Confidentiality Agreements

If you have worked in business, there is a likelihood that an employer has requested you sign a confidentiality agreement. Also referred to as a nondisclosure agreement, or NDA, this document is a legally binding contract wherein a person or business agrees and promises to treat particular information as a trade secret. The person or business also promises not to disclose those trade secrets to others, without proper and prior authorization. Because these types of agreements can be wrought with complexities, it is recommended to consult with an experienced Maryland confidentiality agreement attorney before committing to a confidentiality agreement.

Confidentiality Agreements Explained

Businesses typically maintain confidential information that is valuable to the enterprise. This valuable information may include a customer or vendor list, a specific manufacturing process, a formula for a product, or a sales plan, among other items of interest. These items are commonly referred to as “trade secrets.” Many businesses fear the risk of an employee taking a trade secret that is learned while on the job and leaving the company for a competitor or setting up shop themselves.

The most common manner in which a business tries to prevent its trade secrets from leaving their enterprise is requiring employees to sign a confidentiality or nondisclosure agreement. The agreement protects the information learned while the person was employed and gives the enterprise legal recourse against a breaching party.

Parts of a Confidentiality Agreement

The purpose of the agreement is to create a confidential and protected relationship between the parties. Confidentiality agreements are typically labeled as mutual, where both parties have provided trade secrets, or one-way, where only one party has done so. Trade secrets are not generally known information that gives a business a competitive advantage. The important parts, or elements, of a confidentiality or nondisclosure agreement include:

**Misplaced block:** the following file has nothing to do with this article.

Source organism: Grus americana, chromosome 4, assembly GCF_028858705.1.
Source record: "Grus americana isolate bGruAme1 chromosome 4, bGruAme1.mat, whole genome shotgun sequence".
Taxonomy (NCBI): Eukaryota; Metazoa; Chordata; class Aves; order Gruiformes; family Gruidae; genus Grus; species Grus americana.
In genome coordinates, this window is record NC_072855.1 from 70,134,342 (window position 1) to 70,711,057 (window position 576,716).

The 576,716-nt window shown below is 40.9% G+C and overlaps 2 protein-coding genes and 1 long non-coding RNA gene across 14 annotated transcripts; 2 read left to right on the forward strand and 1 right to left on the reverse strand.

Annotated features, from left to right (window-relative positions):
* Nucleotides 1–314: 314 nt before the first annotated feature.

• A defined term relating to the trade secrets or confidential information;
  • Exclusions from confidential information or trade secrets;
  • The obligations of the party receiving the confidential information or trade secrets;
  • The time period during which the confidential information or trade secrets must be kept private; and
  • Any other miscellaneous provisions that the parties want to address.

The Basics of a Confidentiality Agreement

Definitions: Confidentiality agreements will provide a list of the categories or types of confidential information that is intended to be protected by the contract. The purpose of providing this list is to establish the subject matter of the disclosure without disclosing the details of the trade secrets.

Exclusions: Confidentiality agreements also exclude some information from protection, imposing no obligation on the party that receives the information to protect it. The exclusions from confidentiality are based on established legal principles. Most importantly, that the information will not be protected if it was discovered or created by the receiving party independent of, or prior to, any involvement with the disclosing party.

Obligations: typically, the confidentiality agreement will state that the party receiving the information must hold and maintain it in confidence and limit his or her use of the information. Likewise, the receiving party may not breach the confidentiality agreement, induce others to breach, or induce others to acquire the information through improper means.

Time: a confidentiality agreement may require a receiving party to keep the information secret for a limited number of years. The most common time frame is five years, although many confidentiality agreements require secrecy for only two or three years.

Miscellaneous: there are several other issues that the parties may want to address in a confidentiality agreement such as choice of law, whether or not arbitration will be used in the event of a breach, and whether or not the prevailing party is entitled to attorneys’ fees.

Contact a Maryland Confidentiality Agreement Attorney Before Signing

It is important to not only read a confidentiality agreement in its entirety before signing, but also to have a knowledgeable attorney review the contract and explain your rights and obligations thoroughly. The Law Firm of J.W. Stafford, LLC has attorneys who are familiar with confidentiality agreements, and can advise you as to whether or not they are reasonable, valid or enforceable. Call (410) 514-6099 or contact us online to schedule an initial consultation with a Maryland confidentiality agreement attorney.

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